I recently read an interview with Laurie David about her new documentary “Fed Up” (co-produced with Katie Couric) that explores sugar in our diet and raises the question: are all calories created equal?
According to Dr. David Ludwig, the director of the obesity program at Boston Children’s Hospital, they are not. An article about the documentary published on The New York Times wellness blog, summarizes some of the findings in the film by saying that in recent studies, Dr. Ludwig has shown that high-carbohydrate diets appear to slow metabolic rates compared to diets higher in fat and protein, so that people expend less energy even when consuming the same number of calories. Dr. Ludwig has found that unlike calories from so-called low glycemic foods (like beans, nuts and non-starchy vegetables), those from high glycemic foods (such as sugar, bread and potatoes) spike blood sugar and stimulate hunger and cravings, which can drive people to overeat.
While people can certainly lose weight in the short term by focusing on calories, Dr. Ludwig said, studies show that the majority of people on calorie-restricted diets eventually fail. “The common explanation is that people have difficulty resisting temptation,” he said. “But another possibility is that highly processed foods undermine our metabolism and overwhelm our behavior.”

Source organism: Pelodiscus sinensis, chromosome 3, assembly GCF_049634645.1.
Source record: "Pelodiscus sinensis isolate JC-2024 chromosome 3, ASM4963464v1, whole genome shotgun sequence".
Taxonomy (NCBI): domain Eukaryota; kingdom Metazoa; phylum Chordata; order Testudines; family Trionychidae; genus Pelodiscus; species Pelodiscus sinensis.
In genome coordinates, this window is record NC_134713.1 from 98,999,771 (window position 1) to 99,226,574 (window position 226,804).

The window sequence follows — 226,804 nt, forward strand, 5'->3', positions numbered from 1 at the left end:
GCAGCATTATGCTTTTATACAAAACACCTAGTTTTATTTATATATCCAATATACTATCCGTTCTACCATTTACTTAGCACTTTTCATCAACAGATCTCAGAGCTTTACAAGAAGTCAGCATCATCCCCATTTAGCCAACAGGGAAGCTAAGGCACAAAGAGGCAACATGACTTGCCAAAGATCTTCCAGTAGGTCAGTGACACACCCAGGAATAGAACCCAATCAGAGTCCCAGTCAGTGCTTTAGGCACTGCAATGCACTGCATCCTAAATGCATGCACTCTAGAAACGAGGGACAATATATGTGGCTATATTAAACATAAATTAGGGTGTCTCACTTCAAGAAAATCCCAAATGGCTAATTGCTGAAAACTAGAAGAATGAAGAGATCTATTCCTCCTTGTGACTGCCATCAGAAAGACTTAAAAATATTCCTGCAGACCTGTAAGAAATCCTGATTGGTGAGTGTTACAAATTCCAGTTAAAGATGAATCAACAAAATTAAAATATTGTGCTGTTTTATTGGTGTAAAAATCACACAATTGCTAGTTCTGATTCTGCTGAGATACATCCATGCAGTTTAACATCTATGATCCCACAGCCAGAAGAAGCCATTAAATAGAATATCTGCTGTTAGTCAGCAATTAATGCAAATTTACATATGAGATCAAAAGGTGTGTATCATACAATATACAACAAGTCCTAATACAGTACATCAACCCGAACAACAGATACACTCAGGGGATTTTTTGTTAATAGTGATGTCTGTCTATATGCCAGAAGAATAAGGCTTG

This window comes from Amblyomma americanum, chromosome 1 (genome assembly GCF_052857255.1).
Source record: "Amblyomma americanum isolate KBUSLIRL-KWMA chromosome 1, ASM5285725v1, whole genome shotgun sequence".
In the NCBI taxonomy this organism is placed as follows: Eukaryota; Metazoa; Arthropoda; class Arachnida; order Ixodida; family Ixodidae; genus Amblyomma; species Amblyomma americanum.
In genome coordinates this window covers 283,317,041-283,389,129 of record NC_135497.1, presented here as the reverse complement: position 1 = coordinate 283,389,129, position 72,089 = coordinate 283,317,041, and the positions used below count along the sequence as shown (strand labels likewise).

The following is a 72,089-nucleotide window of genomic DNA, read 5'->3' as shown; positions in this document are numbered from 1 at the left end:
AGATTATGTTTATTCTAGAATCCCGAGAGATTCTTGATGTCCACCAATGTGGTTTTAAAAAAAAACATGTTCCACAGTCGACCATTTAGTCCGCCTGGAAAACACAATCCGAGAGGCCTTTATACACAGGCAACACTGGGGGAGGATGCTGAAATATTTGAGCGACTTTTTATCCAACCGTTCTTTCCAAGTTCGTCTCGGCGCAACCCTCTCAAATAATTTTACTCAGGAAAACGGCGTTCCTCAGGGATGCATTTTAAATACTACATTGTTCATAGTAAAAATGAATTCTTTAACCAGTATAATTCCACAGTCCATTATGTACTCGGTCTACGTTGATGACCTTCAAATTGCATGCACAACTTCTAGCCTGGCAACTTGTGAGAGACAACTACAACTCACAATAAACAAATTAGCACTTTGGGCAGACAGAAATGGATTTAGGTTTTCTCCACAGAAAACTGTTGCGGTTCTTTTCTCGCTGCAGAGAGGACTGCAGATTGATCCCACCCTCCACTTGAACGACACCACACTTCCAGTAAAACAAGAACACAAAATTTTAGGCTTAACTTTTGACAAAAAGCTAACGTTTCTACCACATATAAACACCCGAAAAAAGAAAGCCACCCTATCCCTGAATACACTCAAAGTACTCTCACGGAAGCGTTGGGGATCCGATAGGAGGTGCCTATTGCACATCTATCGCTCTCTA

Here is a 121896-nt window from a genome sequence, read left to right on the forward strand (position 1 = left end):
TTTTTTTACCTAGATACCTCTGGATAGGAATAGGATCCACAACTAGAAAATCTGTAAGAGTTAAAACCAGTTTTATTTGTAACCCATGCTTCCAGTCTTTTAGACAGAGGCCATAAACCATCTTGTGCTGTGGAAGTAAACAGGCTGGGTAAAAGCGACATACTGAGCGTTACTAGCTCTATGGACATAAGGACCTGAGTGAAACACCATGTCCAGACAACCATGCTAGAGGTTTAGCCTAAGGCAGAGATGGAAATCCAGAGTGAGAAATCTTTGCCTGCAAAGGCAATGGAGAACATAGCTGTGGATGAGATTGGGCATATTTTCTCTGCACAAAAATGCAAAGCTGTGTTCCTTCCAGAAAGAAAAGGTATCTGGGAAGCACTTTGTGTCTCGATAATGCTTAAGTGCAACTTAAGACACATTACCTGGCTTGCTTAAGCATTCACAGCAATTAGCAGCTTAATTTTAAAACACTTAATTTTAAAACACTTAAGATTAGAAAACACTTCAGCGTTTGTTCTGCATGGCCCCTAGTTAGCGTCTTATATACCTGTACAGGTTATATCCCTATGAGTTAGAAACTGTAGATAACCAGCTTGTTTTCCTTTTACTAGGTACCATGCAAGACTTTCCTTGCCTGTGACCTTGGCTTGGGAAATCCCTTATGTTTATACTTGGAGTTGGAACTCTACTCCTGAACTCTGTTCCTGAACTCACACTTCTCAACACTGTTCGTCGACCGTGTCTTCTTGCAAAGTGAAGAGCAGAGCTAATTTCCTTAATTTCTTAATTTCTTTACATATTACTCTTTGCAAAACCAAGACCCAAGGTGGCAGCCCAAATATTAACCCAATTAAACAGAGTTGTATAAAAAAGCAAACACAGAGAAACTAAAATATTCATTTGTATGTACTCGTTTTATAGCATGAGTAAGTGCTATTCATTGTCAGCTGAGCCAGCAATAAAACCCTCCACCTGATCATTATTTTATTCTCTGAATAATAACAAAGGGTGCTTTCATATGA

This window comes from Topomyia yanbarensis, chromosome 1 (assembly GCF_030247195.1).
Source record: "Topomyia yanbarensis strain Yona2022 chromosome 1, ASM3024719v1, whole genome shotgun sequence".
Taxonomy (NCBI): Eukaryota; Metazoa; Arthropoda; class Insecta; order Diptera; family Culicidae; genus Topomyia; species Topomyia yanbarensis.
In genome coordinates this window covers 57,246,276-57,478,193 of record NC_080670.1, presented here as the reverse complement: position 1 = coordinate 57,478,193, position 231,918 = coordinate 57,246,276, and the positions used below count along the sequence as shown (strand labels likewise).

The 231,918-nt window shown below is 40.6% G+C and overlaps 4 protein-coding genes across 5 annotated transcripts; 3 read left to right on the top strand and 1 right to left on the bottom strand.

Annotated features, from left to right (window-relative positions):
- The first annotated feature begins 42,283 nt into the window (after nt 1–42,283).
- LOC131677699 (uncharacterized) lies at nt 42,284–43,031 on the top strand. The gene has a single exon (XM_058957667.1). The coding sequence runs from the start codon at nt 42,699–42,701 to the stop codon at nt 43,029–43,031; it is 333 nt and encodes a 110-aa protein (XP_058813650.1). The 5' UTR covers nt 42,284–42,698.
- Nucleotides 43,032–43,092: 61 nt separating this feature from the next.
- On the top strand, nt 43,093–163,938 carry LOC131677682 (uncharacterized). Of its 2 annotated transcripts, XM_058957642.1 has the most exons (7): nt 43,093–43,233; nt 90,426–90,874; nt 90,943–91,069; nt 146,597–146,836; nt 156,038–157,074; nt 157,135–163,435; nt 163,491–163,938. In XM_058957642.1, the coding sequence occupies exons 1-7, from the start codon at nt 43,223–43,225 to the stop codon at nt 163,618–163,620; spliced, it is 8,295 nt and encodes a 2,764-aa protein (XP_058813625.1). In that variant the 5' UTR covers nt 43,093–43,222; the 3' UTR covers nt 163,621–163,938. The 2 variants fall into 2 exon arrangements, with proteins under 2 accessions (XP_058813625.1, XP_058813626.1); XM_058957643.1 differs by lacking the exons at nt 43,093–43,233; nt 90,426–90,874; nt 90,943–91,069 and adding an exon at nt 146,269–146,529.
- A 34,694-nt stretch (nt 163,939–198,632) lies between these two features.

Furthermore, Dr. Dariush Mozaffarian, an associate professor of medicine and epidemiology at Harvard Medical School whose research was cited by experts in the film, said that the long-held idea that we get fat solely because we consume more calories than we expend is based on outdated science.
Apparently, the jury is still out on this one though. The article sites a 2012 study conducted by Dr. Y Claire Wang of the Mailman School of Public Health at Columbia University, that found that the average child must eliminate 64 calories a day in order for the childhood obesity rate to fall to 14.6 percent by 2020, a goal set by the federal government. While studies consistently show that sugary beverages, potato chips and other high-glycemic foods are indeed associated with weight gain, she suggests that this could be because they are rapidly digested and easy to consume in large amounts, “not because they bypass our energy balance.”
I hope more research is devoted to nutrition and the effect of processed foods on the human body. In the mean time, I will do my best to update you on all new research that comes out on the subject. My rule of thumb? Avoid processed food and added sugars completely. While there has yet to be a study that conclusively finds that processed foods and added sugars cause weight gain, cancer, etc., I have yet to find a study that suggests any of these “fake” foods are good for you.
Have any of my FIT friends seen this documentary? Have any of you removed processed foods from your diet in an effort to lose weight? What have the results been? I know I can’t wait to see “Fed Up” and look forward to updating you all on my thoughts.